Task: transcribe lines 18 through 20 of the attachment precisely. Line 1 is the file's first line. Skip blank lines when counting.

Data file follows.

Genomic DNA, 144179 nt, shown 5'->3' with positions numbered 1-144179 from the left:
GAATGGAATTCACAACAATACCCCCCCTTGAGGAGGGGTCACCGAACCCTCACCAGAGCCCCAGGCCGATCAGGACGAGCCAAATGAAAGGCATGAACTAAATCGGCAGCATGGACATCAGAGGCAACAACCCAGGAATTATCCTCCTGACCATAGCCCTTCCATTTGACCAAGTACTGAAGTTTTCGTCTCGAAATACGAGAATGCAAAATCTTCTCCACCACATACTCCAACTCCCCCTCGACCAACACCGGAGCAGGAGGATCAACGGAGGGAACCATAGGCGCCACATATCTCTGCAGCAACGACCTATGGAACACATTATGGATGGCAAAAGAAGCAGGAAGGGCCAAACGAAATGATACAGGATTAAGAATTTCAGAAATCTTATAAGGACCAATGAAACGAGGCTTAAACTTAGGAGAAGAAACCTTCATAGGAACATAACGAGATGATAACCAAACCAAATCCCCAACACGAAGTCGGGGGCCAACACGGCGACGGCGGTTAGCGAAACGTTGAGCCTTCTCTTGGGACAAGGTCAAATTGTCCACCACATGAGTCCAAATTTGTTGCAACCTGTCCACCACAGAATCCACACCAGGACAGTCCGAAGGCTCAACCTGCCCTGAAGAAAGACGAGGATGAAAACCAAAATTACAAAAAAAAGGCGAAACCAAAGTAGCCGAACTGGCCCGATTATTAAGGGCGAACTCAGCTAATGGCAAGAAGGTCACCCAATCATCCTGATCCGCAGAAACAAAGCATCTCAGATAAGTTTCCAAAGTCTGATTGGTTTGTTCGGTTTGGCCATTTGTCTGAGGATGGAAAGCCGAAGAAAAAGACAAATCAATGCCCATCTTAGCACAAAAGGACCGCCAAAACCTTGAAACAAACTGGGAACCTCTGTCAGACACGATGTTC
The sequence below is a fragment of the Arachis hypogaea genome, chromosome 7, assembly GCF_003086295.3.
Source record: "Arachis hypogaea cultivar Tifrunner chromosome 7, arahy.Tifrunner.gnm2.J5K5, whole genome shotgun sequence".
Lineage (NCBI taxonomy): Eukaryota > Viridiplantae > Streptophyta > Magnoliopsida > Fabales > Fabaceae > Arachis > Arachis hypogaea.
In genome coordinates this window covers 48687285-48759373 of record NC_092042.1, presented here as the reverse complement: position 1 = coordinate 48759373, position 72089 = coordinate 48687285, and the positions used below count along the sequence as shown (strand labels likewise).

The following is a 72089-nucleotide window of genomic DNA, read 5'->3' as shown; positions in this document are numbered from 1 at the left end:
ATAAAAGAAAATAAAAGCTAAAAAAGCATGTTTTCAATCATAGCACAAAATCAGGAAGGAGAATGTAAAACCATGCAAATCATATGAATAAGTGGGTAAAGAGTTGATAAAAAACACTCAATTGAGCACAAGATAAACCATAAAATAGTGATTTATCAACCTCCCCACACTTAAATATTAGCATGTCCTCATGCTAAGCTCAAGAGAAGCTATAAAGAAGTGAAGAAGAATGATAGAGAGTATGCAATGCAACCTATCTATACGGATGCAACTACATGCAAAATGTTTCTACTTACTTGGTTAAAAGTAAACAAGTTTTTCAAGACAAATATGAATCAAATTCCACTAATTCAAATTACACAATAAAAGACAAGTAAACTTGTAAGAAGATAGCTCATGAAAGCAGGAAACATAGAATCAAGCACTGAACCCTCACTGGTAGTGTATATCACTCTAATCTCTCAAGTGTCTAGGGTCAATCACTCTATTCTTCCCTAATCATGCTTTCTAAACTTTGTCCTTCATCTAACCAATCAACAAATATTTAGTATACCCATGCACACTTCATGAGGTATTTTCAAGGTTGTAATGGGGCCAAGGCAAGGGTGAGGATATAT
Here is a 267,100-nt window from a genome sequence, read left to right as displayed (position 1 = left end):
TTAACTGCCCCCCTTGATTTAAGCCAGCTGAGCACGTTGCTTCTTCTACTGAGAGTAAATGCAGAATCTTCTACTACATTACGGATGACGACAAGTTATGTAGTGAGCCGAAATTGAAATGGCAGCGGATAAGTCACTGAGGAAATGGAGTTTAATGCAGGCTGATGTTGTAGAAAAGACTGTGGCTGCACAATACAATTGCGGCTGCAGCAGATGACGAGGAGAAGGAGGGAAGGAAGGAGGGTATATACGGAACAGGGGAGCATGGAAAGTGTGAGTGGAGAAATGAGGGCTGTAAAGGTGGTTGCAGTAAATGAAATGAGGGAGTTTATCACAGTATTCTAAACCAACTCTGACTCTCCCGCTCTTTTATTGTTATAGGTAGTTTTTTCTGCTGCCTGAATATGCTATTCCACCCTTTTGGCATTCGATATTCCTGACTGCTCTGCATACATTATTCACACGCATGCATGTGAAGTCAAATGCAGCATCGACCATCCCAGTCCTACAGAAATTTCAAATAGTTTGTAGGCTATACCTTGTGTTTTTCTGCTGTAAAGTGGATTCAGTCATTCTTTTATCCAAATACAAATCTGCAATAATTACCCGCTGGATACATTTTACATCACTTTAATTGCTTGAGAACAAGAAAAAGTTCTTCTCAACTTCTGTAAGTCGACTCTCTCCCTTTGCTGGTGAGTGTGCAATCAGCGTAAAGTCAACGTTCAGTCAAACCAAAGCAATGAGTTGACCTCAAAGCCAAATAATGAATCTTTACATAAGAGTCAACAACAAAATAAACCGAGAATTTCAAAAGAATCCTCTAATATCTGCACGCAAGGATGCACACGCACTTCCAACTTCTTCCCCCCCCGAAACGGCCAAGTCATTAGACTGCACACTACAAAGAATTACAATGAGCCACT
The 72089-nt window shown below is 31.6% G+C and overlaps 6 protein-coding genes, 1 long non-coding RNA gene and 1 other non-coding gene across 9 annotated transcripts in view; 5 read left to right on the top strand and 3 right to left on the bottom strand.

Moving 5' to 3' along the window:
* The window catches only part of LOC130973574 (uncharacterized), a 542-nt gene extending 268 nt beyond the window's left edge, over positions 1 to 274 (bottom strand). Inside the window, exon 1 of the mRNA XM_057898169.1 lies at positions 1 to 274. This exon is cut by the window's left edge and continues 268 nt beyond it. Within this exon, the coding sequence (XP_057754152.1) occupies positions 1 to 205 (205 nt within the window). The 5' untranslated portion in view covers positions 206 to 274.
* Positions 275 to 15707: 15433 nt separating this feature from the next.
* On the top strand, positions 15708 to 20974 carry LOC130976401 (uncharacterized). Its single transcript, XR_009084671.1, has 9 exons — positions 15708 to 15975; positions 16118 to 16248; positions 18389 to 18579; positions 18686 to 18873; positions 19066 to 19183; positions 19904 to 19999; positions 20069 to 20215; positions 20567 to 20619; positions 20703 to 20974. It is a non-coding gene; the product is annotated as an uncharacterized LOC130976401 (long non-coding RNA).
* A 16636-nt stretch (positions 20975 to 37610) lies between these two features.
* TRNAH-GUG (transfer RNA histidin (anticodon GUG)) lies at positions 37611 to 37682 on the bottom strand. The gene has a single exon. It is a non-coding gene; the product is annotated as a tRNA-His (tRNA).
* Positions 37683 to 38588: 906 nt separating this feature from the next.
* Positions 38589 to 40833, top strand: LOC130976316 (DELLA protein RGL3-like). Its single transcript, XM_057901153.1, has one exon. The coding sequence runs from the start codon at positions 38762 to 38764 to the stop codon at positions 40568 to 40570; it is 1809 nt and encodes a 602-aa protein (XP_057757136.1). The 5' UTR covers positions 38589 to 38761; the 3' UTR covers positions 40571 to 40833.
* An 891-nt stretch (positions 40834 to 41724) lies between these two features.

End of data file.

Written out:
* Positions 37683 to 38588: 906 nt separating this feature from the next.
* Positions 38589 to 40833, top strand: LOC130976316 (DELLA protein RGL3-like). Its single transcript, XM_057901153.1, has one exon. The coding sequence runs from the start codon at positions 38762 to 38764 to the stop codon at positions 40568 to 40570; it is 1809 nt and encodes a 602-aa protein (XP_057757136.1). The 5' UTR covers positions 38589 to 38761; the 3' UTR covers positions 40571 to 40833.
* An 891-nt stretch (positions 40834 to 41724) lies between these two features.